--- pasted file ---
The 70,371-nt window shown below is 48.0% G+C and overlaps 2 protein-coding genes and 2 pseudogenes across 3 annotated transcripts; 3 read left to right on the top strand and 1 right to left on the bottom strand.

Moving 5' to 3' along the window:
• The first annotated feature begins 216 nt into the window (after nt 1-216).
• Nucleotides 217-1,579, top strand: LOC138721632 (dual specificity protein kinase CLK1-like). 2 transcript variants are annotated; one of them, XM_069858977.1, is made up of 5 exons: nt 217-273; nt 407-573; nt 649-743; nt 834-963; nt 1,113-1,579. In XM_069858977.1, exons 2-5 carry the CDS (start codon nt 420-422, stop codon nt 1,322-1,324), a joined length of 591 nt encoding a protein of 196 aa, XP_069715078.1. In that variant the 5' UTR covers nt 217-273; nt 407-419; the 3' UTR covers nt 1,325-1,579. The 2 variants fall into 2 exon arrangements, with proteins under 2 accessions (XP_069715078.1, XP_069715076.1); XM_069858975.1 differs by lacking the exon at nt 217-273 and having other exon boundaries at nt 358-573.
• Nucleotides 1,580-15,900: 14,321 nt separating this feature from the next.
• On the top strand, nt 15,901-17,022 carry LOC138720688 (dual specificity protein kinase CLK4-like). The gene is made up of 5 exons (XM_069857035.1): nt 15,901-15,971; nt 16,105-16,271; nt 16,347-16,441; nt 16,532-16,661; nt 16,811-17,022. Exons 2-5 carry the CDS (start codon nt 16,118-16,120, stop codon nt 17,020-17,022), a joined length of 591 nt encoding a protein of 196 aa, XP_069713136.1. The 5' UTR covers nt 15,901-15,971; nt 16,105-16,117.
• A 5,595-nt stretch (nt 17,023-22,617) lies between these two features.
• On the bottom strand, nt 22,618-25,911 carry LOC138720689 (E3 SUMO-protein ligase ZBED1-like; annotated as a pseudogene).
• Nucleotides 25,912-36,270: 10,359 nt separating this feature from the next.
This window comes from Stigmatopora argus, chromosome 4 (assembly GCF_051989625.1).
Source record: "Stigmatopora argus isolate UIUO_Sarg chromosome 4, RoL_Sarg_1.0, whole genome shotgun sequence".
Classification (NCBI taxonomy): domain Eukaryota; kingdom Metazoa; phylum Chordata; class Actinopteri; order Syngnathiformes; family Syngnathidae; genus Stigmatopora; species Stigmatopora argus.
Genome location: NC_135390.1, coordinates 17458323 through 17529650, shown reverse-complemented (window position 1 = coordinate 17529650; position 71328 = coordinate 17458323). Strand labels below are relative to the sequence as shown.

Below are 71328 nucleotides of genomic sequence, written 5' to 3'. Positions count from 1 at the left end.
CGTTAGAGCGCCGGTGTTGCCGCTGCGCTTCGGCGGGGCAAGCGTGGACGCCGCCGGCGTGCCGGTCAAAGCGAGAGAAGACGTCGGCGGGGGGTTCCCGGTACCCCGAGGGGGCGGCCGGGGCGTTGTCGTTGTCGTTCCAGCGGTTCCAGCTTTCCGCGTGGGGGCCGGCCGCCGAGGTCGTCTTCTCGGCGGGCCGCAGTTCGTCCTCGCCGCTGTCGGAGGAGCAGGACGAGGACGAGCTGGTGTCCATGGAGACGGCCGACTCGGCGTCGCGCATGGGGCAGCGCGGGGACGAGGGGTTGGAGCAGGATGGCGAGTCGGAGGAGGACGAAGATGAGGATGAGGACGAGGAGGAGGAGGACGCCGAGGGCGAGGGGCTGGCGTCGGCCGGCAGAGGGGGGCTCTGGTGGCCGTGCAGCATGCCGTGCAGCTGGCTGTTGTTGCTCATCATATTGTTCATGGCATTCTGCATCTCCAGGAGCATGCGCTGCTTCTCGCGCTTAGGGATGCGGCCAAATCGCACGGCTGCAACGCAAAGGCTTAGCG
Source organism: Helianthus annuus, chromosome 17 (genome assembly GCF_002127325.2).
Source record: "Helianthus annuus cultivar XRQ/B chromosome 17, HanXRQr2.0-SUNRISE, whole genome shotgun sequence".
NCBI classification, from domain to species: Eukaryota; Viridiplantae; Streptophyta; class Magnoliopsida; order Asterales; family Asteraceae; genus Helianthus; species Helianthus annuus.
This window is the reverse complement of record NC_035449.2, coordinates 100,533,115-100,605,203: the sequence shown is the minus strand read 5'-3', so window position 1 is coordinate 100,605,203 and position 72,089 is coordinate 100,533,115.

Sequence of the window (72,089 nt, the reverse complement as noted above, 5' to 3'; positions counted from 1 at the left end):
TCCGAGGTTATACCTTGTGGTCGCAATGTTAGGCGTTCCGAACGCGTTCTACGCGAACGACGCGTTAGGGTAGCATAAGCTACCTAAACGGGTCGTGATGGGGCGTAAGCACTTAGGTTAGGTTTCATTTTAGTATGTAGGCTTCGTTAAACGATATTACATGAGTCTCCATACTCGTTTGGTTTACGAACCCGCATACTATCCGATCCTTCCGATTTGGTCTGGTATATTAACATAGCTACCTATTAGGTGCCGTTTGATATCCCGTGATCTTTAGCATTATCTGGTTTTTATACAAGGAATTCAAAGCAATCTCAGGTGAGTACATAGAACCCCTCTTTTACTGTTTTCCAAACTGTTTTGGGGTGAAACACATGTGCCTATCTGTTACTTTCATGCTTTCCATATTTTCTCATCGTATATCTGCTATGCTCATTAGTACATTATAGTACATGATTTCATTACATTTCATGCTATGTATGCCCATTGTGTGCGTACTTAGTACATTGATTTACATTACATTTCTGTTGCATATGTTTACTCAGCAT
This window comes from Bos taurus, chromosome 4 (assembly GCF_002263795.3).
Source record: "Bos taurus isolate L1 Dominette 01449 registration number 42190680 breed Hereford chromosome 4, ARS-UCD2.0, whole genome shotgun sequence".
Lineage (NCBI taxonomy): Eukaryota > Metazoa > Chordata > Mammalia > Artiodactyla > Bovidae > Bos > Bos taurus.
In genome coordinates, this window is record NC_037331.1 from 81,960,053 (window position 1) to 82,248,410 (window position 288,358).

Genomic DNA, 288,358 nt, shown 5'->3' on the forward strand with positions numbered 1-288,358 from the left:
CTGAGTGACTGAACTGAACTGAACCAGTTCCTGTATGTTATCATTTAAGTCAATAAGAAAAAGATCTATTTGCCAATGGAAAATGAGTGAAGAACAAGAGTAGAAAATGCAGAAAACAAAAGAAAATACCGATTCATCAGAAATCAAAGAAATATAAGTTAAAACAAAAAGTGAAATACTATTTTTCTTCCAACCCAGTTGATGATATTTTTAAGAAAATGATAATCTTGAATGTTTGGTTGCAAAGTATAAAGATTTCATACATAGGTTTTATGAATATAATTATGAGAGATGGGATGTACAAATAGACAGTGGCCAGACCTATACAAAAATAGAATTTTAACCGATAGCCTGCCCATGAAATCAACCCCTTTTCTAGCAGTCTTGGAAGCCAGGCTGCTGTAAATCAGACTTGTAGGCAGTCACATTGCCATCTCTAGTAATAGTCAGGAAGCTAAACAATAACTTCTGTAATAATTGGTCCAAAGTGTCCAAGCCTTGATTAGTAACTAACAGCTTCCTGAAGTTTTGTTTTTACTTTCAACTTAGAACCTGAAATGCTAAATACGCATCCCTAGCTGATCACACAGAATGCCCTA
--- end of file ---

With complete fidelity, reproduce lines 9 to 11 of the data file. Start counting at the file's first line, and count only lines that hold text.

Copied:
• Nucleotides 25,912-36,270: 10,359 nt separating this feature from the next.
This window comes from Stigmatopora argus, chromosome 4 (assembly GCF_051989625.1).
Source record: "Stigmatopora argus isolate UIUO_Sarg chromosome 4, RoL_Sarg_1.0, whole genome shotgun sequence".